§ 7. Chris Grayling (Epsom and Ewell)
What actions she is taking to combat (a) HIV/AIDS, (b) TB and (c) malaria in the developing world. 
§ The Secretary of State for International Development (Clare Short)
Approximately half of infectious disease deaths in developing countries can be attributed to three diseases: HIV, TB and malaria, which cause more than 5 million deaths per year. My Department is working to strengthen developing countries' health systems and we have committed more than £1 billion to that purpose since 1997. The UK has also taken an active role in establishing the global fund to fight AIDS, TB and malaria, which is 280 designed to improve provision of drugs and commodities to treat those diseases. I have pledged $200 million from my budget over five years for the fund.
§ Chris Grayling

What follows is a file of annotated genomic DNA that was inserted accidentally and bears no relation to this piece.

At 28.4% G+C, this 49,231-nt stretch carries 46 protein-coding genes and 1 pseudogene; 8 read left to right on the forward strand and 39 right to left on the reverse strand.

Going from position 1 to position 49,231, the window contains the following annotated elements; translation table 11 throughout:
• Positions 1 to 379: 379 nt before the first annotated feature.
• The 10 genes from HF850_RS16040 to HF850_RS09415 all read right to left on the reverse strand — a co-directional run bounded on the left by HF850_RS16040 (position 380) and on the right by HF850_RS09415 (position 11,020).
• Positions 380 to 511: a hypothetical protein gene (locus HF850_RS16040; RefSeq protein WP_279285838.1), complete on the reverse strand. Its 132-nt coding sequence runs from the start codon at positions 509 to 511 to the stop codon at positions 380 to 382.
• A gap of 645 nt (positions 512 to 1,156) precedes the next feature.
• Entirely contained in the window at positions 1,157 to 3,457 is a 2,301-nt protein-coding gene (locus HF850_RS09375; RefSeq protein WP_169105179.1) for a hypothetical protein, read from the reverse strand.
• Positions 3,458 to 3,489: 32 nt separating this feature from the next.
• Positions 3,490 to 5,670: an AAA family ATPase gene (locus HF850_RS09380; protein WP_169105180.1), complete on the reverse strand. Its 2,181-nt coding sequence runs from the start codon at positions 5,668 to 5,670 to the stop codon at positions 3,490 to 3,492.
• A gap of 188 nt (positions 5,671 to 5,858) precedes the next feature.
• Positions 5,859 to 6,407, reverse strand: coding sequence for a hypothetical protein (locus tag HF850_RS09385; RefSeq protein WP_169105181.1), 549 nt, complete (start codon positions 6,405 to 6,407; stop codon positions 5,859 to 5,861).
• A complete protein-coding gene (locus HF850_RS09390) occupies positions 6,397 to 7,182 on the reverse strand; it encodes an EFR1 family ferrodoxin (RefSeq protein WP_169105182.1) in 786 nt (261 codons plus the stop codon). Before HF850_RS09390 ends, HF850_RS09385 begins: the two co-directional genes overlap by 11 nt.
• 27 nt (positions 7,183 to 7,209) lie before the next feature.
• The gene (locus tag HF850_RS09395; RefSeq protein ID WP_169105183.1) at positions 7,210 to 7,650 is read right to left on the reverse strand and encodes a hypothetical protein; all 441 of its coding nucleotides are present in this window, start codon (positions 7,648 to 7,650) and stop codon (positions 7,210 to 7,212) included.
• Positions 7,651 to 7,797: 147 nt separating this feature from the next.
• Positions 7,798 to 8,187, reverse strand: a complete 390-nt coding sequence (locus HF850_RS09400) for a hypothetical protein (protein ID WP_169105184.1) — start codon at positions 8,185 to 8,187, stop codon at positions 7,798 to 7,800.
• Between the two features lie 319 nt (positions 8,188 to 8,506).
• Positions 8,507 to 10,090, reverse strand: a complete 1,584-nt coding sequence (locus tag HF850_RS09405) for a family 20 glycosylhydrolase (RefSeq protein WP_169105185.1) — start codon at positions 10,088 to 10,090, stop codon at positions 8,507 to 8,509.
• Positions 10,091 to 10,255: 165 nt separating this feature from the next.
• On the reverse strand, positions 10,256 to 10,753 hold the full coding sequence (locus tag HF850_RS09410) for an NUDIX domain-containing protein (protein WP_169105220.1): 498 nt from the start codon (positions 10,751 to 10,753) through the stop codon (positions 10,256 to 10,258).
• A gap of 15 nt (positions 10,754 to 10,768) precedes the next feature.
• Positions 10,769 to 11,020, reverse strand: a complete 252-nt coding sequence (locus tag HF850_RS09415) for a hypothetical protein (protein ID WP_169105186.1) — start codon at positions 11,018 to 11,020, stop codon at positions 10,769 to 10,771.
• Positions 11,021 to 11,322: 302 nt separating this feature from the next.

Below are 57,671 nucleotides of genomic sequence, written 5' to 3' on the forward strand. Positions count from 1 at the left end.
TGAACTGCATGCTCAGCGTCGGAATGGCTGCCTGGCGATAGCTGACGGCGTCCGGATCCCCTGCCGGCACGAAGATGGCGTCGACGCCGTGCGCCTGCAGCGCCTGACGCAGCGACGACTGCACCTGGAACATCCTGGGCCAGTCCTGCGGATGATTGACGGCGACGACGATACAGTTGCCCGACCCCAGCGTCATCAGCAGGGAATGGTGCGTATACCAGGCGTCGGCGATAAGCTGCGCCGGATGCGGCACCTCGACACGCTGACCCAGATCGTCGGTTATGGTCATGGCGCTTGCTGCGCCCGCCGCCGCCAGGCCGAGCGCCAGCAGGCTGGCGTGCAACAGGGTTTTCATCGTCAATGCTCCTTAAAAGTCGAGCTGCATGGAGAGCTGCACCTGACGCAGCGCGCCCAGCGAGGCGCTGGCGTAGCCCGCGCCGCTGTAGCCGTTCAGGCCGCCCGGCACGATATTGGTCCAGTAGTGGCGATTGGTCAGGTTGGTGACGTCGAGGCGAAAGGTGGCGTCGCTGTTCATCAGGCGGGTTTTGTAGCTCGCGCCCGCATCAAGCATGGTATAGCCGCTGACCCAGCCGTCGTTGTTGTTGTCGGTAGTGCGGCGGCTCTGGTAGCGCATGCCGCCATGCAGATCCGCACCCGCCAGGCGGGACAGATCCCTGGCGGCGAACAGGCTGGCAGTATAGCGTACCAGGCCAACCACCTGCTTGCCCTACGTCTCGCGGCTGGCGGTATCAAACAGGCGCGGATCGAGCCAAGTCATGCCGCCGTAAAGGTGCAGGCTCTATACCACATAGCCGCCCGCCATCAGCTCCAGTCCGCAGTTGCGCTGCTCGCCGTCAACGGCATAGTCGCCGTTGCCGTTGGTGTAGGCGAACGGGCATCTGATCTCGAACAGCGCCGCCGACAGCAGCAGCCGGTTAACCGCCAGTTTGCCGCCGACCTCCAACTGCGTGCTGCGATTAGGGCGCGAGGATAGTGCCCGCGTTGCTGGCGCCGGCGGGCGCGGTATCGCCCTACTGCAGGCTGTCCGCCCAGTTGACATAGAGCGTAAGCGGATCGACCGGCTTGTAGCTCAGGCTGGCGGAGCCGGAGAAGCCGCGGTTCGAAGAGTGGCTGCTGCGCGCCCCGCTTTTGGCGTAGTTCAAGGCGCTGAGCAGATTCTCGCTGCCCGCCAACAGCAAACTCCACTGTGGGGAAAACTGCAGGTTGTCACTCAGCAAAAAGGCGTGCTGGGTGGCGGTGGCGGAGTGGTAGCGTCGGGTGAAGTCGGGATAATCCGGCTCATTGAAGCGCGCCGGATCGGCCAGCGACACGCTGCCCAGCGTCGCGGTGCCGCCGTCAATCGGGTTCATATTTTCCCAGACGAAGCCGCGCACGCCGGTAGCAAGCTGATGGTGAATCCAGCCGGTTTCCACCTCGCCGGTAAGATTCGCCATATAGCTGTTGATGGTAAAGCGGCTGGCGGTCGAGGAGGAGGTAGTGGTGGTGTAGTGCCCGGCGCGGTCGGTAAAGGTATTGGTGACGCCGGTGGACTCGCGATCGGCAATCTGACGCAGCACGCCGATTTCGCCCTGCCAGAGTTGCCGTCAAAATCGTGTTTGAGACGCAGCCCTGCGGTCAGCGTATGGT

I thank the Secretary of State for that answer. Does she share the view held by those on the Conservative Benches that the United Nations global health fund should be using some of its resources to ensure that AIDS and HIV sufferers in Africa have access to the drugs that they need?
§ Clare Short
I agree with the hon. Gentleman. The fund's purpose is to make drugs and commodities available. That includes, for example, HIV testing; most people with HIV do not even know that they have it and do not take action to protect themselves and to ensure that they do not infect others. Many people with HIV get TB, become unable to work and then become impoverished, and so on. The fund is meant to supply drugs and commodities, get the prices down by making big orders, ensure reliability of supply and exert leverage in developing countries to ensure that they have better systems to deliver. HIV/AIDS prevention is better than the use of anti-retrovirals to keep people alive, so that is our major focus, but lower priced anti-retrovirals are now available from pharmaceutical companies where delivery systems are in place.